OPEN Pharmacology research & perspectives | 31 Mar 2017
AK Mandal, A Mercado, A Foster, K Zandi-Nejad and DB Mount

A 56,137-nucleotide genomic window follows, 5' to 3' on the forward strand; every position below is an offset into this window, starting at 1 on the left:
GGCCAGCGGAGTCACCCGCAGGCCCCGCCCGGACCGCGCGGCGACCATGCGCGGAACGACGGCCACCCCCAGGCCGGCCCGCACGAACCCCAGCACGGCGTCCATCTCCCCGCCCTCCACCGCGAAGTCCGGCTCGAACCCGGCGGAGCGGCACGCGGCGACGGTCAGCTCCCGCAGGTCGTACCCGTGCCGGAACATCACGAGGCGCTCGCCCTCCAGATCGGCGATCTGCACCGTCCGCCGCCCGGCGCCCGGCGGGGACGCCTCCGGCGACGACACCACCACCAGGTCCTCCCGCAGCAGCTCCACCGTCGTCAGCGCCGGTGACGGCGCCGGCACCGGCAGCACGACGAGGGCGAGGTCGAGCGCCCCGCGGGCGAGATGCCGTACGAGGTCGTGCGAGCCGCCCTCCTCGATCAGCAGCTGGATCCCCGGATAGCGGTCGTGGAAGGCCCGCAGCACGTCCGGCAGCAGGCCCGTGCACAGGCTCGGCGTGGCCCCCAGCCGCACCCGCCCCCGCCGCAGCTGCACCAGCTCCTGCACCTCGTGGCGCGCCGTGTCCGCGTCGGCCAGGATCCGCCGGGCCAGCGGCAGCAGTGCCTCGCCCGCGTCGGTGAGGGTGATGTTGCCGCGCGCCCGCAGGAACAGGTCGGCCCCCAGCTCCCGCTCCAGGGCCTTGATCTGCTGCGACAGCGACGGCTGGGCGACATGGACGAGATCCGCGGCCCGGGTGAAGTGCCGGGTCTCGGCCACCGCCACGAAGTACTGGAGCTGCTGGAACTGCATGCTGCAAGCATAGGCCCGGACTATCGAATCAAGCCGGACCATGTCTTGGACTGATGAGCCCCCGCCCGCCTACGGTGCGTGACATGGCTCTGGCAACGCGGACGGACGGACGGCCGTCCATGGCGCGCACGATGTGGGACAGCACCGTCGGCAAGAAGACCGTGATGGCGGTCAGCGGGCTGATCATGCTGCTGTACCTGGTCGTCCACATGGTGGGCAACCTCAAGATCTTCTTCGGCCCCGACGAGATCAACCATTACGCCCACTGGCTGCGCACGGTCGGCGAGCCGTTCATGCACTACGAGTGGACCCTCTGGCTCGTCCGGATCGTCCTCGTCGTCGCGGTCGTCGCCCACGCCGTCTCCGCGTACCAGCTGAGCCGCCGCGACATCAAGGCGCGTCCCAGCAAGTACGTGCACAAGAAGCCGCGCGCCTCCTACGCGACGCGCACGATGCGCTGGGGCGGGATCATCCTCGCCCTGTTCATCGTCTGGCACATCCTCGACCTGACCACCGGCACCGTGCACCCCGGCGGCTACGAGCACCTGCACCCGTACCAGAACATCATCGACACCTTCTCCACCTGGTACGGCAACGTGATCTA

Uric acid, generated from the metabolism of purines, has both proven and emerging roles in human disease. Serum uric acid in humans is determined by production and by the net balance of reabsorption and secretion in kidney and intestine. In the human kidney, epithelial reabsorption dominates over secretion, such that in normal subjects there is at least 90% net reabsorption of filtered urate resulting in a fractional excretion of <10%. Tranilast, an anti-inflammatory drug with pleiotropic effects, has a marked hypouricemic, uricosuric effect in humans. We report here that tranilast is a potent inhibitor of [(14)C]-urate transport mediated by the major reabsorptive urate transporters (URAT1, GLUT9, OAT4, and OAT10) in Xenopus oocytes; this provides an unequivocal molecular mechanism for the drug's uricosuric effect. Tranilast was found to inhibit urate transport mediated by URAT1 and GLUT9 in a fully reversible and noncompetitive (mixed) manner. In addition, tranilast inhibits the secretory urate transporters NPT1, OAT1, and OAT3 without affecting the secretory efflux pump ABCG2. Notably, while benzbromarone and probenecid inhibited urate as well as nicotinate transport, tranilast inhibited the urate transport function of URAT1, GLUT9, OAT4, OAT10, and NPT1, without significantly affecting nicotinate transport mediated by SMCT1 (IC 50 ~1.1 mmol/L), SMCT2 (IC 50 ~1.0 mmol/L), and URAT1 (IC 50 ~178 μmol/L). In summary, tranilast causes uricosuria by inhibiting all the major reabsorptive urate transporters, selectively affecting urate over nicotinate transport. These data have implications for the treatment of hyperuricemia and gout, the pharmacology of tranilast, and the structure-function analysis of urate transport.
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